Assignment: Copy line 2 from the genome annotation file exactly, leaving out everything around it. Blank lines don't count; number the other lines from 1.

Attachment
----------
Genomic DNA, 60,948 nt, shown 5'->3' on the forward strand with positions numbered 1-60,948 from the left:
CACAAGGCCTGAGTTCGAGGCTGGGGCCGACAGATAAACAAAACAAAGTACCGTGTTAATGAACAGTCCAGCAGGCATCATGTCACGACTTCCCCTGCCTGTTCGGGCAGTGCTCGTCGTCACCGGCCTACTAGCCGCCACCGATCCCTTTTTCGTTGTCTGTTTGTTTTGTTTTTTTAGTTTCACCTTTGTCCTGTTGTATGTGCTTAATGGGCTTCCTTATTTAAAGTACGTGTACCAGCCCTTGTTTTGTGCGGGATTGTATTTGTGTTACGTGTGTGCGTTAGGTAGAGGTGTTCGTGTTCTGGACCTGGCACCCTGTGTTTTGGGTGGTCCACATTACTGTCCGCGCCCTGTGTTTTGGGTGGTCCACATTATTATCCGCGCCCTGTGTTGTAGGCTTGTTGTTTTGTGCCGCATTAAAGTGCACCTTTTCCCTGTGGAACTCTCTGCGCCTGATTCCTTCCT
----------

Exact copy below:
CACAAGGCCTGAGTTCGAGGCTGGGGCCGACAGATAAACAAAACAAAGTACCGTGTTAATGAACAGTCCAGCAGGCATCATGTCACGACTTCCCCTGCCTGTTCGGGCAGTGCTCGTCGTCACCGGCCTACTAGCCGCCACCGATCCCTTTTTCGTTGTCTGTTTGTTTTGTTTTTTTAGTTTCACCTTTGTCCTGTTGTATGTGCTTAATGGGCTTCCTTATTTAAAGTACGTGTACCAGCCCTTGTTTTGTGCGGGATTGTATTTGTGTTACGTGTGTGCGTTAGGTAGAGGTGTTCGTGTTCTGGACCTGGCACCCTGTGTTTTGGGTGGTCCACATTACTGTCCGCGCCCTGTGTTTTGGGTGGTCCACATTATTATCCGCGCCCTGTGTTGTAGGCTTGTTGTTTTGTGCCGCATTAAAGTGCACCTTTTCCCTGTGGAACTCTCTGCGCCTGATTCCTTCCT